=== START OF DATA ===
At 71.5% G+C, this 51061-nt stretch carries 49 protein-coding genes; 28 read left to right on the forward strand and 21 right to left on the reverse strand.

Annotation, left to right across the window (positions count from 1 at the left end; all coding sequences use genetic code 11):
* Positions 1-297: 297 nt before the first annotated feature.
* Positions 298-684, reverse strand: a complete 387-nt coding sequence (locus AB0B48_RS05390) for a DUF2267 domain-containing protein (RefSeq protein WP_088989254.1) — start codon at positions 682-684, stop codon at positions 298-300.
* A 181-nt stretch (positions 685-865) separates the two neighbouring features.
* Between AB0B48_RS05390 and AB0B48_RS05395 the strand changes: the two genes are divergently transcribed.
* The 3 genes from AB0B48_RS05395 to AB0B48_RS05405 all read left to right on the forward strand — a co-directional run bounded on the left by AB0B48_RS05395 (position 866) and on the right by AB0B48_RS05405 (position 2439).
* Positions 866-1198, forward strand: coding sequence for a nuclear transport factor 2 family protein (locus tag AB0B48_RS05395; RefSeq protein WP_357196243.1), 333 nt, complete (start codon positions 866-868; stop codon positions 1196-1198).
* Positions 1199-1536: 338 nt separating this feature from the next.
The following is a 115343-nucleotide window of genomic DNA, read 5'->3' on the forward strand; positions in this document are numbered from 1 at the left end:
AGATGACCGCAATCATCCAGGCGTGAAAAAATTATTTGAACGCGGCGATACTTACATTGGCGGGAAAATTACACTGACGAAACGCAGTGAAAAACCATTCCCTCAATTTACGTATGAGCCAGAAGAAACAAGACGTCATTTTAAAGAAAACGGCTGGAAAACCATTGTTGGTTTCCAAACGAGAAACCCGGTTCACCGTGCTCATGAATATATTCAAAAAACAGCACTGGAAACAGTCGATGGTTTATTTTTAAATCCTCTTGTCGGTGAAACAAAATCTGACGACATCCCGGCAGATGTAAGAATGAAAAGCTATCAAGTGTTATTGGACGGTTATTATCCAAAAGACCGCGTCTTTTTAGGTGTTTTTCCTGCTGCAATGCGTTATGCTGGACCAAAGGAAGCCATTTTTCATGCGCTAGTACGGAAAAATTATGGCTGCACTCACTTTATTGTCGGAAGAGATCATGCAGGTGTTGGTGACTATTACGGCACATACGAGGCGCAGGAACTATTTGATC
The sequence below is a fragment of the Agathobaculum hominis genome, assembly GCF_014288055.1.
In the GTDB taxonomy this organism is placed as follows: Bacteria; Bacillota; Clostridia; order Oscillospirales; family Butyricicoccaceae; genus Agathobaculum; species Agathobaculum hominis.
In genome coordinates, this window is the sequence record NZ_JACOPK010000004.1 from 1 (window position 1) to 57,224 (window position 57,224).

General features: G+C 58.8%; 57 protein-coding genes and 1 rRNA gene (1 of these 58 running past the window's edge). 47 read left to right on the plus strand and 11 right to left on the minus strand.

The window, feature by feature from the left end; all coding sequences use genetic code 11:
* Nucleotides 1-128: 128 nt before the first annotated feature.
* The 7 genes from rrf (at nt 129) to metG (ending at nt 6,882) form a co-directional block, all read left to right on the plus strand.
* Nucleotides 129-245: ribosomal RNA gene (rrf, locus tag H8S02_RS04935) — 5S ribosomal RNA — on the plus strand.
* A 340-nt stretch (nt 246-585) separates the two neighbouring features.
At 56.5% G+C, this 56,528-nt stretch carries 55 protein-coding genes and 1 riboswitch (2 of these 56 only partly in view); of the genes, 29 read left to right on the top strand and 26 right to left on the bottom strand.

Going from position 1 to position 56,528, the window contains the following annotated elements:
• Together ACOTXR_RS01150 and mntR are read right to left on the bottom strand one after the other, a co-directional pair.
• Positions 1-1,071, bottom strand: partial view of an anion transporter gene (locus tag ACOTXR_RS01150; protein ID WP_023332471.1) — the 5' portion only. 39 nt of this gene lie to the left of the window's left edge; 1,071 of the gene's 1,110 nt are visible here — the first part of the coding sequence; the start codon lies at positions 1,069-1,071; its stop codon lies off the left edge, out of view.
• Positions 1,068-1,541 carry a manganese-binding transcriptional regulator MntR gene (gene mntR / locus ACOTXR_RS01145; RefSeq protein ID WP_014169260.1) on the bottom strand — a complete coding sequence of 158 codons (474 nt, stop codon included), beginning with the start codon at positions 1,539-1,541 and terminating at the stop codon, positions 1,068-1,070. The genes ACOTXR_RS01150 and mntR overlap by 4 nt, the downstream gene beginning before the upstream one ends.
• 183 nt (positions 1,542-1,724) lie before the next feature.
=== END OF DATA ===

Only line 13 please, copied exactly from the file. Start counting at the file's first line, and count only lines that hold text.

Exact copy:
In the GTDB taxonomy this organism is placed as follows: Bacteria; Bacillota; Clostridia; order Oscillospirales; family Butyricicoccaceae; genus Agathobaculum; species Agathobaculum hominis.